The brainiest Montana kids from around the state butted heads, mathematically speaking, on Thursday at Montana Tech.
While the state basketball tournaments played across town, 83 middle-school students from 25 schools squared off in the 34th annual MathCounts competition.
That’s a lot of brain power in the room – eventually whittled down to 10 students going head-to-head – in front of a rapt audience of about 200 in the fast-paced Countdown Round.
“I think we did pretty good. It’s tough, though,” said Esmie Hurd, a Sacajawea Middle School 8th grader from Bozeman and her team’s captain. On a scale of 1 to 10, with 10 the most difficult, she ranked their earlier team-round questions “an 8 or 9.”
Hurd and teammates Logan Pailthorpe, Emma Baumgardner and Breck Johnson waited patiently in the lobby as individual finalists went head-to-head in the Copper Lounge, crammed to the rafters with participants, parents and teachers. Their team did not place in the top seven in the team category.
The top four individual scorers comprise the winning team that will represent Montana at National MathCounts Competition in Orlando, Florida, on May 14. They are:
Ethan Wynia of Riverside Middle School, Aidan Morgan of Castle Rock Middle School, Joel Demars of Will James Middle School – all of Billings – and Edward Guthrie of Guthrie Academy in Belgrade. They placed first-to-fourth, in that order.
Math teacher Kari Boucher of Washington Middle School in Missoula will accompany the team to nationals. Coach of the eventual winning team in a separate category, she was among the throngs watching the intense two-person-at-a-time Countdown Round.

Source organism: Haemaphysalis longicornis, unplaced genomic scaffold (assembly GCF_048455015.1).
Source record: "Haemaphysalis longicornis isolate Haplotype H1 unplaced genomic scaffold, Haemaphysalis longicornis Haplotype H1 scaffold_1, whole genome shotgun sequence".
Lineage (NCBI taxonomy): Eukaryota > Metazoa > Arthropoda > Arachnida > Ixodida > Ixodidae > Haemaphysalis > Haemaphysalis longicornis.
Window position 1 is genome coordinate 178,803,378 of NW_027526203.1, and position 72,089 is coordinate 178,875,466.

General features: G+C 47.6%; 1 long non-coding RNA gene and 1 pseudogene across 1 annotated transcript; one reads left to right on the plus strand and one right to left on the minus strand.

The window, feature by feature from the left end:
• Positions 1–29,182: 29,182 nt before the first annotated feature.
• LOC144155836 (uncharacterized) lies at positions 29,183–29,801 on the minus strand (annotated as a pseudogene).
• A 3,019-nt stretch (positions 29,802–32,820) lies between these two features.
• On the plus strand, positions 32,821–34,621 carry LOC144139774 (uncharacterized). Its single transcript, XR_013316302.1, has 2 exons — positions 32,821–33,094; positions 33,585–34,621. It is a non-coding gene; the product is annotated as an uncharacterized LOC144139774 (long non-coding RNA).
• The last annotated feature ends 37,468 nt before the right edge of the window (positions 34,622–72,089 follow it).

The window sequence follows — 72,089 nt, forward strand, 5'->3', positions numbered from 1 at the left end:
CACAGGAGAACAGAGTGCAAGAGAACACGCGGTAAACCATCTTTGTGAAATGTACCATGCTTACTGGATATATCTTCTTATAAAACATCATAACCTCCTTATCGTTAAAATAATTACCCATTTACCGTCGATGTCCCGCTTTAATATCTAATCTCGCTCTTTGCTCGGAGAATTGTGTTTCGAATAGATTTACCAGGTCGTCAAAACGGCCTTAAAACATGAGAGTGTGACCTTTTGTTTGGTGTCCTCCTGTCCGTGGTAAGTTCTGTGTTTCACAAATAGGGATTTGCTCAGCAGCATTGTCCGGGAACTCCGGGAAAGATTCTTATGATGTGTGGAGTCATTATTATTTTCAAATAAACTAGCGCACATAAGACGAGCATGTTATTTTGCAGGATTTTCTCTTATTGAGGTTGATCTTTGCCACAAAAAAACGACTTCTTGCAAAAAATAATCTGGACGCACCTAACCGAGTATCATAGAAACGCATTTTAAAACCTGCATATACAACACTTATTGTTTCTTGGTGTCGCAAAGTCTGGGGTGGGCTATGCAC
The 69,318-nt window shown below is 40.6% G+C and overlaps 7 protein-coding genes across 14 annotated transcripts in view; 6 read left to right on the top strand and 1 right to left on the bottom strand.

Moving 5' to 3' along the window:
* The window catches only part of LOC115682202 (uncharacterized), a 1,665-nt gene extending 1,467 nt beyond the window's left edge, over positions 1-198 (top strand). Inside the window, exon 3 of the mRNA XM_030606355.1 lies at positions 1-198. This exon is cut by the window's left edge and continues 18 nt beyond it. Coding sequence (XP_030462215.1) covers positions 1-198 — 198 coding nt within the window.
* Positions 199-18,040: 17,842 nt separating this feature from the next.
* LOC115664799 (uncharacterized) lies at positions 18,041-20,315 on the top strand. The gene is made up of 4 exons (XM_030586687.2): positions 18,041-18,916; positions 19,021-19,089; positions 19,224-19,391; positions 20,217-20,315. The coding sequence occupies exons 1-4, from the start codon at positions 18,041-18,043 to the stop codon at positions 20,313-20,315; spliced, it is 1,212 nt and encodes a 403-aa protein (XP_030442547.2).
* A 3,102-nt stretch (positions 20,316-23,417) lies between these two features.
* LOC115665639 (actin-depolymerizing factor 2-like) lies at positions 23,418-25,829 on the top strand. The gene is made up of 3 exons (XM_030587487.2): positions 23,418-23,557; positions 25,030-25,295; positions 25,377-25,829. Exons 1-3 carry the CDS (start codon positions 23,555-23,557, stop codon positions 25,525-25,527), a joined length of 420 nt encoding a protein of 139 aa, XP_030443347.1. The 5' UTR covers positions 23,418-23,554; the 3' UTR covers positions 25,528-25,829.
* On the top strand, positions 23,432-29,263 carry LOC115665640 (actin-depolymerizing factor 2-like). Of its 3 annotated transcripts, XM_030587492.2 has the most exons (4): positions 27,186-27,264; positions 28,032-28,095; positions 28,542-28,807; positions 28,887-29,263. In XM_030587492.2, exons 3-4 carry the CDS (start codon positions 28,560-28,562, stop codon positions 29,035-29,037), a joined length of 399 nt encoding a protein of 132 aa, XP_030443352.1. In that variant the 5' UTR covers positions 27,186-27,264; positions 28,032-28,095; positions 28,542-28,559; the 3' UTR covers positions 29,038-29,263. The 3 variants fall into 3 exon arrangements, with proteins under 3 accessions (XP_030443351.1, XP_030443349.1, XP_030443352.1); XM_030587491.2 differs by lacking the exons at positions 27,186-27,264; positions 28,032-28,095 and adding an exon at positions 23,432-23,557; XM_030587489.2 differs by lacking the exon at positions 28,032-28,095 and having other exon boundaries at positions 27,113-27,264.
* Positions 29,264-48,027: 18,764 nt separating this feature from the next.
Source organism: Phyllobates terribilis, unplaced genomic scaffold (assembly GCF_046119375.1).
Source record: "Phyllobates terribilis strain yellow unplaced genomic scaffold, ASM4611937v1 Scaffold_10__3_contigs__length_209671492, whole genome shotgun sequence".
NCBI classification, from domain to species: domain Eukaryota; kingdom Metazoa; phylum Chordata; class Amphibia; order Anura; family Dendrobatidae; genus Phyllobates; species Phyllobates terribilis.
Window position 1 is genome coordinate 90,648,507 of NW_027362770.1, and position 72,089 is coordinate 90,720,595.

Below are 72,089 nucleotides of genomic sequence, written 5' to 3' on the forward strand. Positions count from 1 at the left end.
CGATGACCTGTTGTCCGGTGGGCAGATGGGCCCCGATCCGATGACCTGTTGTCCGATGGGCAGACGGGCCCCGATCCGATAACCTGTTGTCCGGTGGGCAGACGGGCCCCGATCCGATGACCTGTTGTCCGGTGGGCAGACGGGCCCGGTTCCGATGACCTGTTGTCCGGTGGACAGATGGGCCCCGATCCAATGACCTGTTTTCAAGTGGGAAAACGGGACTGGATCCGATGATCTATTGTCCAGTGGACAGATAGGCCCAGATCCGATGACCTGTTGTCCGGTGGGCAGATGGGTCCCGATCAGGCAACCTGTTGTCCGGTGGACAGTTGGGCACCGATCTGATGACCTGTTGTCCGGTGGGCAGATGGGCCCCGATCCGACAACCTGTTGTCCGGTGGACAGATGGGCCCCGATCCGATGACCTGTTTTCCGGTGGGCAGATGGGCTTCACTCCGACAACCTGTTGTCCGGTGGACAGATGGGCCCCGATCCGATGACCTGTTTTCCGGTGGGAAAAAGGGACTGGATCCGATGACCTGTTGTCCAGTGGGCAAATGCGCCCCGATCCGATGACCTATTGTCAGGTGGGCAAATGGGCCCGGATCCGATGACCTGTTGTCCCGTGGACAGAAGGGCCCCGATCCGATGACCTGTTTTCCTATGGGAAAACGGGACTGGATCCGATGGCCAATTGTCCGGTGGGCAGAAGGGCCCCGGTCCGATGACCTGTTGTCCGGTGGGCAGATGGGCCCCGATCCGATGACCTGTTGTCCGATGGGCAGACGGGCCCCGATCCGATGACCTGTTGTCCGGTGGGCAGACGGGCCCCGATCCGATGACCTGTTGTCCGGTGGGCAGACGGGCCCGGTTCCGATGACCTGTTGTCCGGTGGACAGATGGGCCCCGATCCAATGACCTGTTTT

“This competition undoubtedly features the brightest middle school students in our state,” said Dan Munson, event coordinator and an engineering manager for NorthWestern Energy, a major sponsor. Volunteer Montana Society of Engineers, students and professionals run the competition.
High-level problems posted on a slide projector included mind-bending probability, statistics, linear algebra and polynomial questions.
Like “Jeopardy” fans, the audience hung on to every question and cheered every correct answer.
Competitors who progressed through three rounds of written tests qualified for the elimination round, which ultimately decided the top final four.
Students began by winning their local school competition to advance to regionals, said Munson.
Then, in February, 513 students from 62 middle schools competed at regionals. The top placers qualified for state.
The National Society of Professional Engineers sponsor nationals, an all-expenses-paid trip for state victors. The purpose of MathCounts is to interest 6th, 7th and 8th graders in technology-related careers.
To check your smarts with a problem of the week, see sample questions at mathcounts.org.